Alum Naitik Mehta Is Creating Equal Access to Opportunities in Tech

Naitik Photo Naitik Mehta
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By Michelle Cyca

Posted on April 03, 2019 | Updated August 06, 2019, 9:07am

His start-up, NextBillion, combats barriers to employment faced by individuals with disabilities.

This week, BC Business released their 2019 30 Under 30 list, an annual celebration of young talent in the business community. In 2018, we were thrilled to see that alum Naitik Mehta was included on that list for his pioneering start-up, NextBillion.

Naitik started NextBillion in his second year of Interaction Design studies at Emily Carr. He was inspired by his friend Kartik Sawhney. “I met him at Microsoft when we were doing an internship together [in 2015]. Kartik was born blind, and he was denied entrance to a top tech university in India because of his disability. But he found a mentor, applied to Stanford and received a full scholarship. Now he’s a software engineer with Microsoft.”

“His story isn’t unique,” said Naitik. “Many people with disabilities face these challenges and barriers. So we decided to do something about it.”

NextBillion’s mission is to provide equal access to opportunities in tech for all people. “It’s a mentorship community for people with disabilities who want to work in the tech industry,” said Naitik, “Whether that’s as engineers, project managers, data scientists, designers— in any kind of technical role.

“We provide every single member in the community with access to industry mentors, resources to prepare for job and internship opportunities, and connections with the employers.”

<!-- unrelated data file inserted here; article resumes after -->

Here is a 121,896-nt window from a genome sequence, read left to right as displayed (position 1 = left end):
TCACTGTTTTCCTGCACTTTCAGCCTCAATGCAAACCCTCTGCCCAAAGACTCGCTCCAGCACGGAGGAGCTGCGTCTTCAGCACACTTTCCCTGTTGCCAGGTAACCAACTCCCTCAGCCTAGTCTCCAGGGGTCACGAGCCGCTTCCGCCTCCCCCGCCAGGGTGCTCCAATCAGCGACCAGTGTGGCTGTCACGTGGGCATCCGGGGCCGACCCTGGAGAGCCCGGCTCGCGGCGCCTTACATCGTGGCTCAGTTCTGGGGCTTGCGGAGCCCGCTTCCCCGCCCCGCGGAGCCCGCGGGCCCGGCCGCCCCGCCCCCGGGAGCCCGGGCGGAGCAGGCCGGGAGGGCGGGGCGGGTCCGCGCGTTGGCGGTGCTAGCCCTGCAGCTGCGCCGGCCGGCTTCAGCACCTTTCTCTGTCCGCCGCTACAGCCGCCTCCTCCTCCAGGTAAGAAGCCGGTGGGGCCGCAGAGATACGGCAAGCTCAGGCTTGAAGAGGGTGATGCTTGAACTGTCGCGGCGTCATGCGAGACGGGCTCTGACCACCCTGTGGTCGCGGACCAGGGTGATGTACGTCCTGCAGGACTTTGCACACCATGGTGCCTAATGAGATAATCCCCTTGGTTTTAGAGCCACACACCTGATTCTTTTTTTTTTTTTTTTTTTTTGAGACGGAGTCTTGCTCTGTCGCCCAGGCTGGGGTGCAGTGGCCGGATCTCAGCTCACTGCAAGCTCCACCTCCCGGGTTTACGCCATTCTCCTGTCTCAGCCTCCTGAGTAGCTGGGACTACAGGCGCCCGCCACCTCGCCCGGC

They have broadly inclusive criteria for members. “NextBillion follows the [Americans with Disabilities Act] definition of what includes a disability,” said Naitik, which includes “any kind of physical, mental health, chronic, neurological or learning disability.”

Naitik graduated with his BDes in May 2018, took some time off, and began working on NextBillion full time about six months ago. In addition to Naitik’s role as CEO, NextBillion has two staff and five advisors. There are over 150 mentors in their network, who support more than 300 people with disabilities. Membership in NextBillion is free, to minimize barriers for individuals with disabilities who are seeking employment.

Fall Social 2018 5

The company also has four official employer partners: Microsoft, Hootsuite, Thumbtack and Article. But members of the NextBillion community have received job offers from many other prominent tech companies, including Apple, Spotify, Google and AirBNB.

NextBillion takes pride in the skills of their community members, pointing out that their role is referring top talent that may be overlooked by traditional hiring processes. Their website points out that people with disabilities are as productive as their non-disabled peers, with higher retention rates.

For Naitik, his career path was always going to focus on Interaction Design, which drew him to Emily Carr University from Pune, India. “I learned how to design when I was in Grade 6, and since then it’s always been computers and design. By the time I’d finished high school, I’d run a design business and I knew that was the thing I loved doing.”

“The best part about Emily Carr and studying IxD was the people. Everyone is from such a diverse set of backgrounds and experiences, and you’re surrounded by all kinds of artists. That influenced the kind of projects and work I was doing at school. And there are literally unlimited numbers of tools and technologies and things to build with.”

For Emily Carr students looking to launch their own businesses, Naitik advises that there’s no substitute for real-world experience. “I think the biggest thing is to take projects that you do in university out into the real world,” he says. “A lot of times the projects that we see in school are super strong as a concept, but then they’re never taken out beyond the classroom.

“The biggest thing is just follow through on projects. NextBillion was started as a project outside of university, but eventually I presented it in school. And just being able to stick with it was really helpful.”